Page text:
As the fire engine dashed down 7th street, with clanging bells, the crowd discharged their weapons in the air, and a fusillade of gun and pistol shots, cheers and shouts filled the air. The little children in a new free school house on the corner, who had been frightened by the fire and the guns, added their frantlc screams of terror to the babel, while the negro women were rushing about in search of their little ones. The affair was soon over, and no one was hurt. The publishing house was destroyed, but the neighboring property was saved. The editor, Manly, his brother and their associates have fled, and could not be found by the citizens.

Sequel of Yesterday's Meeting.

Today's action was the sequel of yesterday morning's meeting at the county court house and of a meeting of the committee of twenty-five yesterday afternoon. At that meeting it was decided to send runners to bring in thirty of the most prominent negroes to receive the verdict of the citizens. About fifteen came in at 6 o'clock and Colonel Waddell presented the ultimatum.

It was that an answer shauld be given him at 7:30 this morning whether the press would be removed and publication of the paper suspended. No discussion of the situation was permitted, but the negroes were told to act promptly on the lines laid down or suffer the consequences. They departed and one of their number -- Henderson, a lawyer -- said he thought the demands would be met favorably.

Last night was an anxious one for the citizens in the residence section. About 8 o'clock a street car came into the business section and reported that negroes had fired into it and that the passengers had returned the fire. In less than three minutes another car, loaded with armed men, was speeding to the scene of the trouble, and messengers had been scattered to give the alarm. The offenders escaped, and there was no more trouble; but the entire eastern end of the town was aroused.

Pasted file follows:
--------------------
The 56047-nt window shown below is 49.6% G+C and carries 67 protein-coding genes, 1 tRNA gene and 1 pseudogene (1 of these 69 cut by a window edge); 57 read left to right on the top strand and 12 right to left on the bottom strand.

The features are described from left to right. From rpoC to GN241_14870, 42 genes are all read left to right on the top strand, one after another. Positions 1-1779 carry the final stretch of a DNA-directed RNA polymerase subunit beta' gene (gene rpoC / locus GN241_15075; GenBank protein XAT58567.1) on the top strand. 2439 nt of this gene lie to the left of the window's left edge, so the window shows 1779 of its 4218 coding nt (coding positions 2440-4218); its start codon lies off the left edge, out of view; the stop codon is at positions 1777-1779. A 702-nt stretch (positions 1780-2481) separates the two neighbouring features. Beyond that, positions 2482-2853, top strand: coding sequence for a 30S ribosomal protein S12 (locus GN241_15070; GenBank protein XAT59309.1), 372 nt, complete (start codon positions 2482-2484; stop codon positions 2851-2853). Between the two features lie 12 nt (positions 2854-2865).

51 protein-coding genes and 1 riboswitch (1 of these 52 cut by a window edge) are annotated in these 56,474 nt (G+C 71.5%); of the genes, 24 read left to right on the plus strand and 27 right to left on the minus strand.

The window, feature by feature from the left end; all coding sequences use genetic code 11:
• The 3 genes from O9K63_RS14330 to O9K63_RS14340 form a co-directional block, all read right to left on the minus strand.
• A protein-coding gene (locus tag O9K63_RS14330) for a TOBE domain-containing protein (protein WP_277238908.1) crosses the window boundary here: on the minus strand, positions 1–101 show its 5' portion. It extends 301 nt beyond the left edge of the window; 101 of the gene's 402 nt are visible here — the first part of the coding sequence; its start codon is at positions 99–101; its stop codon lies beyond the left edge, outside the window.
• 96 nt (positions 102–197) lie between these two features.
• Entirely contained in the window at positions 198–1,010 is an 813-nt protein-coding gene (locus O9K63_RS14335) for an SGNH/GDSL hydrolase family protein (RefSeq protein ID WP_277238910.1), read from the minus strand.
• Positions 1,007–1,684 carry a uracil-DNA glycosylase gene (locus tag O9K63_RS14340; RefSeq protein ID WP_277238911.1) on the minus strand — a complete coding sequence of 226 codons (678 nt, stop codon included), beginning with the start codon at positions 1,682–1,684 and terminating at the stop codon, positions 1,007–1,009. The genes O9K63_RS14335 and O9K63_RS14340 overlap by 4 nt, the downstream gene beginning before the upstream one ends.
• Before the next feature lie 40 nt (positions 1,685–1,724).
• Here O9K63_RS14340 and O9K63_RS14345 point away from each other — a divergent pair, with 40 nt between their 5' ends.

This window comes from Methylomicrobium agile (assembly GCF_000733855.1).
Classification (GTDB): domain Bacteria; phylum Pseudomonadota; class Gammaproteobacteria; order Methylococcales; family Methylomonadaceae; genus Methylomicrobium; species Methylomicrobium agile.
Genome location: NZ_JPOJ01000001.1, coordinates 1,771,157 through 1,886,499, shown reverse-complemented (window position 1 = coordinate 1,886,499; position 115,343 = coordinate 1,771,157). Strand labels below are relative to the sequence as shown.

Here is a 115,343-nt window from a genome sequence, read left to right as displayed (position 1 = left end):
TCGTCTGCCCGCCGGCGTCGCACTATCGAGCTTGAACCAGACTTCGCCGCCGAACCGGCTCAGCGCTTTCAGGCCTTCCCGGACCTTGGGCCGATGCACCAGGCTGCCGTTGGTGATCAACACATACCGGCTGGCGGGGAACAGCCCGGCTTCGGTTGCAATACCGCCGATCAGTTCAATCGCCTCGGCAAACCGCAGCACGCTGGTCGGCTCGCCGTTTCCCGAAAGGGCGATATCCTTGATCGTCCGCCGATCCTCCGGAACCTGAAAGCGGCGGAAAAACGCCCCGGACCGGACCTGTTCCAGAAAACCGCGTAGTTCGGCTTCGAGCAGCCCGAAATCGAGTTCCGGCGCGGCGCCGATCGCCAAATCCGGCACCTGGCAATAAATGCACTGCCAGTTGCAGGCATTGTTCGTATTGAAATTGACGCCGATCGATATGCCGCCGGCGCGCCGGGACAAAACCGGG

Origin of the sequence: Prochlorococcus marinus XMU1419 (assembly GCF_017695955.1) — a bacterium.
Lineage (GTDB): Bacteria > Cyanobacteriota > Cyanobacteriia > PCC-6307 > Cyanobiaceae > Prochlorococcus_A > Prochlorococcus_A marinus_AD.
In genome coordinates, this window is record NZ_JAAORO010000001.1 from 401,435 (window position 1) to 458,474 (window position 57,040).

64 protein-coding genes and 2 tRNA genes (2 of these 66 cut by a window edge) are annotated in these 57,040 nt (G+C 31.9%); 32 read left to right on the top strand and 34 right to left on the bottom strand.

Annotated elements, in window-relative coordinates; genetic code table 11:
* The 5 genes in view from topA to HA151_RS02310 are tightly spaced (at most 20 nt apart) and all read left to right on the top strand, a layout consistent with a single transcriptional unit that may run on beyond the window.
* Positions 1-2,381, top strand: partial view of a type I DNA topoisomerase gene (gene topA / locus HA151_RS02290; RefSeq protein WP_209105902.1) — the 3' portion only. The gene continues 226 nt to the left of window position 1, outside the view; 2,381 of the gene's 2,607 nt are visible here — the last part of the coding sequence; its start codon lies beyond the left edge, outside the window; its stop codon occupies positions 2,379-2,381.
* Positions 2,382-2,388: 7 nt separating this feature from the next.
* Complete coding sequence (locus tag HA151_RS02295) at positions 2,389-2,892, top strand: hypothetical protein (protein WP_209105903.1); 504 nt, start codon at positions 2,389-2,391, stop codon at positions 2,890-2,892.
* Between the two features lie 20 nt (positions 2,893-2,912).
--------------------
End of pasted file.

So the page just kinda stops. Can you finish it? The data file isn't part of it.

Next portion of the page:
I went through the section and found armed men on every corner, with patrols on the dark streets, and armed guards on the street cars. The ladies and children were on the verandas, and every house was alight, while every one wanted to know if the negroes were up. I then went over into the negro district -- to the center of it.

I found a group of thirty or forty young negroes assembled, but they were not armed and not violent. Passing on to the printing house, which was destroyed today, it was found to be deserted and dark. Talking with some of the older negroes of the quarter, they told me that they did not contemplate trouble; that their women and children were taking to the woods and that they sincerely hoped for peace. All night long the whites kept guard about the business and resident sections, but no incident occurred to disturb the night.

Return to the Armory.

After destroying the printing house the marchers returned to the armory, where they had left a rapid-fire machine gun mounted in a wagon, ready to be dispatched to the scene if a battle should occur.

Upon an occasion several months ago the negroes had massed in front of this office to prevent the threatened expulsion of its editor, and it was not known today whether they would offer resistance or not; but no resistance was offered and not a negro raised his hand or voice to protest. Those in the immediate vicinity of the burning structure packed up their furniture to move out. but no one molested them.

The leaders of the expedition say that it was not intended to burn the building, as there was a negro church on one side and light frame dwellings on the other. They say the fire was the work of rash men or an accident, and was not set with the concurrence of the committee of twenty-five.